Now that the wraps are off the latest iPhone it seems everyone around us is plagued with indecision. Many people we know who had made up their minds to buy an iPhone 4's feature set enough to steer iPhone haters and deserters back to the Kool-Aid? The only way to settle this is with an old-fashion smackdown: the latest iPhone up against the highest-rated smartphone of the year so far.are now wavering, is the
|Operating system||iOS 4||Android 2.1|
*These iPhone specs are approximations based on hardware in the Apple iPad.
Software comparison: widgets, multitasking, apps
Widgets: the differences between Apple's mobile OS and the Google Android OS are becoming harder to define as both platforms mature. On the surface the major difference is the way both systems display content. Both systems use multi-panel home screens that users can customise with app shortcuts, folders, direct dialling shortcuts and web browser bookmarks, but Android takes the home screen one step further with widgets. A widget is a live home screen panel that updates with phone or web content as it is made available. You might choose a calendar widget for one screen, a favourite contacts widget for another and HTC's own Friends Stream widget on a third for displaying an aggregation of your Facebook and Twitter accounts. The iPhone has access to apps to perform all of these tasks but cannot display their current state on the home screen, forcing users to open and close the various apps to interact with these tools.
Multitasking: is one of the iPhone's latest tricks, and one that users have been crying out for since day one. It is also a feature that Android users have enjoyed since the first release of the OS, but is there a difference between the two? In regards to the user experience for everyday users, the difference is negligible, though advanced users will be able to see the areas where the Android multitasking solution excels. Both systems don't offer true multitasking, but instead save an application's state when in the background. The difference comes with how both systems handle background tasks, and the explanation is a bit complex. If you're interested in the ins and outs of these behaviours check out a detailed breakdown by David Quintana at his website.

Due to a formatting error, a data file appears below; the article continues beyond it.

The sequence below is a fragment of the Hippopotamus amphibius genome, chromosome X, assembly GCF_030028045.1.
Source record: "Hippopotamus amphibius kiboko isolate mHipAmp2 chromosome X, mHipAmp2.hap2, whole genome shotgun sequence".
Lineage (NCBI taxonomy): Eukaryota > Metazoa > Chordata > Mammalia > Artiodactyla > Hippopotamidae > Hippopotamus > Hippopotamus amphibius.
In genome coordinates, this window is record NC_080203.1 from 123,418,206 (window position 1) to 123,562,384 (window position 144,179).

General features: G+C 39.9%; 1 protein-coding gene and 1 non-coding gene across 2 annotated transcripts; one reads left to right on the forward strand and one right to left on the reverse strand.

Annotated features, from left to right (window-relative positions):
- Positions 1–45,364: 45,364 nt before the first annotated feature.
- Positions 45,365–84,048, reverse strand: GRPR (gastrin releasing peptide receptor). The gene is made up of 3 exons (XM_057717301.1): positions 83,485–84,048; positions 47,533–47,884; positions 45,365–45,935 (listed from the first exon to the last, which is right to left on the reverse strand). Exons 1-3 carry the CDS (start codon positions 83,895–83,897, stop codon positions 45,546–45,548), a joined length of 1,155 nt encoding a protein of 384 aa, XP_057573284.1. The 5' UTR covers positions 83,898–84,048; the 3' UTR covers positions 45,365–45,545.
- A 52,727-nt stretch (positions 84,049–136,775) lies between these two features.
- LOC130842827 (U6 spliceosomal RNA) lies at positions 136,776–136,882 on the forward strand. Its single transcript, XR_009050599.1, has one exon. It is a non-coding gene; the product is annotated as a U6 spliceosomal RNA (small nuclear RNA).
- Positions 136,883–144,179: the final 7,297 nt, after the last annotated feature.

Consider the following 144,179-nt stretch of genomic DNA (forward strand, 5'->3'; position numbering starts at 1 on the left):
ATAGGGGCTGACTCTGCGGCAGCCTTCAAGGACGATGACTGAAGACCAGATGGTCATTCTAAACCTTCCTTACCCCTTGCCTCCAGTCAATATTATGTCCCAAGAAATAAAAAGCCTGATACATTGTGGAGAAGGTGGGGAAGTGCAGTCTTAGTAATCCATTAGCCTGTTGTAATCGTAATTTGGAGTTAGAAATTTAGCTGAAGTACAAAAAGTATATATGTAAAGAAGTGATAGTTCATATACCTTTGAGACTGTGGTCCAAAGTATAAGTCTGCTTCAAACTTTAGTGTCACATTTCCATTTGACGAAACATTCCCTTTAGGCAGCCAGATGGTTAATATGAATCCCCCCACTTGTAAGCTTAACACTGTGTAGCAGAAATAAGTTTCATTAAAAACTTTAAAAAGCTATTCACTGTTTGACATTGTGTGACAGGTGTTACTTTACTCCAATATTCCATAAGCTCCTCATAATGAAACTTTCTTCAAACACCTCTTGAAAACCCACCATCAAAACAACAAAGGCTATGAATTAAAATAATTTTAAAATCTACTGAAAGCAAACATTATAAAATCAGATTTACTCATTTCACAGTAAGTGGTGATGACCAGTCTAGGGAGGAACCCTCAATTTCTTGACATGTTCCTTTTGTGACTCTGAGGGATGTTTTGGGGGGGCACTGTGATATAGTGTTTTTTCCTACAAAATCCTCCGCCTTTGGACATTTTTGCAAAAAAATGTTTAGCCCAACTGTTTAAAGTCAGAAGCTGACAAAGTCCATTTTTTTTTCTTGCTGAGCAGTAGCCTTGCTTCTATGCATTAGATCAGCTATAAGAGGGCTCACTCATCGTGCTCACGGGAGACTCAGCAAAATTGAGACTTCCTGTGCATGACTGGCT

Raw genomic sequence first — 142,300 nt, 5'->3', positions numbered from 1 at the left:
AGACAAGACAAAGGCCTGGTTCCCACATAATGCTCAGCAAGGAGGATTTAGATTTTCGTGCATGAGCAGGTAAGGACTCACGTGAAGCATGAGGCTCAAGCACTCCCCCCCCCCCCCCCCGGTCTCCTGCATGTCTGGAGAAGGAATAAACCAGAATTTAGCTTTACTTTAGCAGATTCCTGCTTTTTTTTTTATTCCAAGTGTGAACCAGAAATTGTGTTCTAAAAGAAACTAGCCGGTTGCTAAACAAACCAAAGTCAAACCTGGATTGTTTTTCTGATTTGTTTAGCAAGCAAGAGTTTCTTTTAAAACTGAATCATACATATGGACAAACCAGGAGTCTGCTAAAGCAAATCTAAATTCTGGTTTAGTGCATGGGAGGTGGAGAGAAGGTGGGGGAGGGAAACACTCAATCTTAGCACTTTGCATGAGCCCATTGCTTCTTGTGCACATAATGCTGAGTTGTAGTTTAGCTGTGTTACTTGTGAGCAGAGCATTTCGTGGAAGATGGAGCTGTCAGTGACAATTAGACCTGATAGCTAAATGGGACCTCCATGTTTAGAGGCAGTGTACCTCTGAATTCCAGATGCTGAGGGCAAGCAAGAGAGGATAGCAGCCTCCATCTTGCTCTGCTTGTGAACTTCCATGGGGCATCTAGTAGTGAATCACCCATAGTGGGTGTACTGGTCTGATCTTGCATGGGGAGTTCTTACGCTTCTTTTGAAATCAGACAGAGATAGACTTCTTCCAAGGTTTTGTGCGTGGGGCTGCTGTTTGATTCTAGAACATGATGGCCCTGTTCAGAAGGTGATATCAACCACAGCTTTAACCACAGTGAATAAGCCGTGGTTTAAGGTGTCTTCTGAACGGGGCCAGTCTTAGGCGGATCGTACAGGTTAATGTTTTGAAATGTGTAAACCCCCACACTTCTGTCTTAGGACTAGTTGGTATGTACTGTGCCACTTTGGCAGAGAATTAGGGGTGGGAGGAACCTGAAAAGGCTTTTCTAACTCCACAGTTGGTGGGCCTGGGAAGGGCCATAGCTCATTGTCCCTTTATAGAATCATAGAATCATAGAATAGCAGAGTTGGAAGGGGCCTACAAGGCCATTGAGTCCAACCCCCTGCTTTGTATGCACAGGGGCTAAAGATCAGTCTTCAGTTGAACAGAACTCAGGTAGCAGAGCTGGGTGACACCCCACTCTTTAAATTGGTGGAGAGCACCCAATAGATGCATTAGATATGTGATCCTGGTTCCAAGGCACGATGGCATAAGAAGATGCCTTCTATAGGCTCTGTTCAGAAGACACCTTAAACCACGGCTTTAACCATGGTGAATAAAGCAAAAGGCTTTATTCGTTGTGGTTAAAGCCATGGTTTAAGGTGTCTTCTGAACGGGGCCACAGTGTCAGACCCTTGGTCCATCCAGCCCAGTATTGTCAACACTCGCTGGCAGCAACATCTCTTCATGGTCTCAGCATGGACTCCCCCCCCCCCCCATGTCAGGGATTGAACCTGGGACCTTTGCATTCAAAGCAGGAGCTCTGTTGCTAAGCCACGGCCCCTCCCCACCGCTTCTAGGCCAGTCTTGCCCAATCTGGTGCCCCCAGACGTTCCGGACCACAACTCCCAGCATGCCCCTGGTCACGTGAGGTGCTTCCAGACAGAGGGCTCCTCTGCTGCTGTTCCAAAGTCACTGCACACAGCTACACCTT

Apps: when considering which platform has the best apps, it's tempting to simply quote the overwhelming difference in the total number of apps. But the fact that the Apple App Store has nearly five times as many apps as Android doesn't explain why it is the better store. For starters, gamers have a simple choice, and until Android developers catch up with excellent 3D games, the iPhone is the only real choice for entertainment. The only thing we love about the Apple App Store is the ability to browse the store on our PCs and side-load apps to the phone. There are a couple of great third-party Android app aggregation sites (App Brain is our personal favourite), but none compare to the ease of iTunes.
These are the elements of both phones that are easiest to judge without us having seen the iPhone 4; others like media playback and the new 5-megapixel camera will have to be compared during our review process.
Let us know which feature comparison matters most to you by dropping us a line in the comments below.